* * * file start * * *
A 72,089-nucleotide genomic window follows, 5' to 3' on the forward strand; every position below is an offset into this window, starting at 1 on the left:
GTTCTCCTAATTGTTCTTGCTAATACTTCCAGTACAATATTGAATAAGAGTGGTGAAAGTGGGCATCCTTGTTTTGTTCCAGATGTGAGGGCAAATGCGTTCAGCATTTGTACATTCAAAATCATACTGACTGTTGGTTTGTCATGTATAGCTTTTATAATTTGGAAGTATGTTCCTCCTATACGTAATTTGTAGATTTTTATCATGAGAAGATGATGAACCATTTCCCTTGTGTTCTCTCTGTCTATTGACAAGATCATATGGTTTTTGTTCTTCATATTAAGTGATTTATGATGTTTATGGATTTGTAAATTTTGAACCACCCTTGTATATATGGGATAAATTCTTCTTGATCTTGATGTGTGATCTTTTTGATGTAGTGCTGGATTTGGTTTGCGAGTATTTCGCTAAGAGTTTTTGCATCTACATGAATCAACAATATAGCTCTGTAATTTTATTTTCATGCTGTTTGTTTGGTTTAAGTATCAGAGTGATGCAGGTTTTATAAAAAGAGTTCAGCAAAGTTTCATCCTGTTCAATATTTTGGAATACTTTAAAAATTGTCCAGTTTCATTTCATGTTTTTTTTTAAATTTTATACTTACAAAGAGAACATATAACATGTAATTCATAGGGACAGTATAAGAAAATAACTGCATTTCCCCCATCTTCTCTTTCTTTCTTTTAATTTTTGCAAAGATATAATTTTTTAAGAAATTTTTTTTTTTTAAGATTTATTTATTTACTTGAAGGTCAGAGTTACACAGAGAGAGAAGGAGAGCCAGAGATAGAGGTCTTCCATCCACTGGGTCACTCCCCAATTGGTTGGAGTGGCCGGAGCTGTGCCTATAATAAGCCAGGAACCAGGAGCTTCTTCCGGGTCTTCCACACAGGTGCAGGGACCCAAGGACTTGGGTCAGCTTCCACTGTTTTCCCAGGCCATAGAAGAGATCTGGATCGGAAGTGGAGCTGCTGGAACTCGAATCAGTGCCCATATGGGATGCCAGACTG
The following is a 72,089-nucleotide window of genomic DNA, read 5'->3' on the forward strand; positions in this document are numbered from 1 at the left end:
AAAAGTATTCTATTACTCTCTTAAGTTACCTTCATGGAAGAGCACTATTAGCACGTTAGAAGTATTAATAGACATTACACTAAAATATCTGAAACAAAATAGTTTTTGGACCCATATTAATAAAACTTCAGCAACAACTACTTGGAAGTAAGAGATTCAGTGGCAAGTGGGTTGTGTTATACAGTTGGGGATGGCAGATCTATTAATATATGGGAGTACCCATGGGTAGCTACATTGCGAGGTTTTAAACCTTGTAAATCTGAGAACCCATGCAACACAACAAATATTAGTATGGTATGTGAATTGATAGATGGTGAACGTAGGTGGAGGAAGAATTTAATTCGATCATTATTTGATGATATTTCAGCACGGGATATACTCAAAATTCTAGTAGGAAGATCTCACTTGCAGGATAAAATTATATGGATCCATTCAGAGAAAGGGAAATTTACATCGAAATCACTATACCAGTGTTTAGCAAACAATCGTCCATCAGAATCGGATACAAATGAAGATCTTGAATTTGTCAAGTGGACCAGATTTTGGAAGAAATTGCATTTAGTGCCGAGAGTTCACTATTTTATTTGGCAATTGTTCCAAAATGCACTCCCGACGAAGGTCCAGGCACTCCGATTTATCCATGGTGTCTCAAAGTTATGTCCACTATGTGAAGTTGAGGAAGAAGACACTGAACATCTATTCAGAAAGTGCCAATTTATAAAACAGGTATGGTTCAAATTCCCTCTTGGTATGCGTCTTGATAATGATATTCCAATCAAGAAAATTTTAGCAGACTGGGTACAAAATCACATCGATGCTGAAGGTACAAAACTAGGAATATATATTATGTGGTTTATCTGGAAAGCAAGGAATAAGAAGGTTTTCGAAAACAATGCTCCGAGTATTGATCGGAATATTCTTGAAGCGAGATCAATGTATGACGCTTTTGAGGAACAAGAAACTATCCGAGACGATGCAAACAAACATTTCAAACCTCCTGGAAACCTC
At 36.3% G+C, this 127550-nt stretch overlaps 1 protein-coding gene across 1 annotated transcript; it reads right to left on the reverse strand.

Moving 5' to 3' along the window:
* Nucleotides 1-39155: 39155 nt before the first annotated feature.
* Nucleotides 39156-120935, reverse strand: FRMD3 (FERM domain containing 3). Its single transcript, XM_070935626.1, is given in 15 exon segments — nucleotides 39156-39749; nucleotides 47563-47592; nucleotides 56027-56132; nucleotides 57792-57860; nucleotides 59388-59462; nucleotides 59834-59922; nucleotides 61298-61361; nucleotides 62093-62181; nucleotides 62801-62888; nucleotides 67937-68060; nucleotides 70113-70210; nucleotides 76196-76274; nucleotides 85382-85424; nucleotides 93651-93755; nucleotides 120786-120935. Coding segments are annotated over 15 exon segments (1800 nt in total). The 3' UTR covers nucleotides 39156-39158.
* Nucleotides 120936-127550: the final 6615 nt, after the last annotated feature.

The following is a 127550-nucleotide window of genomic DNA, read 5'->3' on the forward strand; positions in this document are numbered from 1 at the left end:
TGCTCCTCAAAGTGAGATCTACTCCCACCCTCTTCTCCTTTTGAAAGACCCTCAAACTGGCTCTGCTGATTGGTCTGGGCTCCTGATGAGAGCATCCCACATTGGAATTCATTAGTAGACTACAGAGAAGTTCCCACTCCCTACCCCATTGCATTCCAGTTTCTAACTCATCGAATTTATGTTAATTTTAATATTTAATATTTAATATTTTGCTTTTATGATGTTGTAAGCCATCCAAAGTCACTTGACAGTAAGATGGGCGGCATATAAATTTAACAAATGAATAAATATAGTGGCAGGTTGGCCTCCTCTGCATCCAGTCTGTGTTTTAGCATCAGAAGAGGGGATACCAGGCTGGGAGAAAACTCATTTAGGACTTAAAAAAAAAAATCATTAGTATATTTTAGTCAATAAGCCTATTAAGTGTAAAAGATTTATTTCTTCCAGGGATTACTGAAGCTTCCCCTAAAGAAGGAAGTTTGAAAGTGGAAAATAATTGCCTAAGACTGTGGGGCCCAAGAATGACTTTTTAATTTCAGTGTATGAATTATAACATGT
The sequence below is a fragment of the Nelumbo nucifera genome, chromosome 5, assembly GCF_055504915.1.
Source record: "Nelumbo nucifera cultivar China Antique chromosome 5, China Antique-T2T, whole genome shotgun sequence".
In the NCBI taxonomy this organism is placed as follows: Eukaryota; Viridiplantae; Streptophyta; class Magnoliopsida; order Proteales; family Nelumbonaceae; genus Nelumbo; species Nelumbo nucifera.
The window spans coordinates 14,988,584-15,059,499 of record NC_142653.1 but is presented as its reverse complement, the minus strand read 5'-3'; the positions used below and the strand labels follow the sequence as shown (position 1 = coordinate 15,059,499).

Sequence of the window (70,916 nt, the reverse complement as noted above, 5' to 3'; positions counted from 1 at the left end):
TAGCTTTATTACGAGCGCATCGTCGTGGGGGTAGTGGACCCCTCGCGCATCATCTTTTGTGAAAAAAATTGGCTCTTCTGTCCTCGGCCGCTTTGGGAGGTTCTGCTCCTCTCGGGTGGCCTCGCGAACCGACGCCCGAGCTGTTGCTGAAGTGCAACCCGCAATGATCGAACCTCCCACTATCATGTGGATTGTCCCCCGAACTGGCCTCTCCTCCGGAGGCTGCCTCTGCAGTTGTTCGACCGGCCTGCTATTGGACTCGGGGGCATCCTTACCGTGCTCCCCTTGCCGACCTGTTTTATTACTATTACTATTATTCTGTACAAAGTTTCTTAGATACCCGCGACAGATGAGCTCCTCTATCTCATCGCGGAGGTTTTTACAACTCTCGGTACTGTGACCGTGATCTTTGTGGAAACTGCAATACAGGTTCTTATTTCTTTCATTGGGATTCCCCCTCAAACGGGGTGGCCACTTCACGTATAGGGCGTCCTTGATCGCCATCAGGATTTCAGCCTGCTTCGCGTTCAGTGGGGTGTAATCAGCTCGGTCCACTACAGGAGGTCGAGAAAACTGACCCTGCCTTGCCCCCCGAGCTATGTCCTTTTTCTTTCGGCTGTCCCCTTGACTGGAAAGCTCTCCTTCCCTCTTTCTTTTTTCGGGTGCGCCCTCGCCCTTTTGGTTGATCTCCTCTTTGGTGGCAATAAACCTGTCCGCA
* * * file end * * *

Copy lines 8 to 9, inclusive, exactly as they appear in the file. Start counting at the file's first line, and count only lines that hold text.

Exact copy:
* Nucleotides 39156-120935, reverse strand: FRMD3 (FERM domain containing 3). Its single transcript, XM_070935626.1, is given in 15 exon segments — nucleotides 39156-39749; nucleotides 47563-47592; nucleotides 56027-56132; nucleotides 57792-57860; nucleotides 59388-59462; nucleotides 59834-59922; nucleotides 61298-61361; nucleotides 62093-62181; nucleotides 62801-62888; nucleotides 67937-68060; nucleotides 70113-70210; nucleotides 76196-76274; nucleotides 85382-85424; nucleotides 93651-93755; nucleotides 120786-120935. Coding segments are annotated over 15 exon segments (1800 nt in total). The 3' UTR covers nucleotides 39156-39158.
* Nucleotides 120936-127550: the final 6615 nt, after the last annotated feature.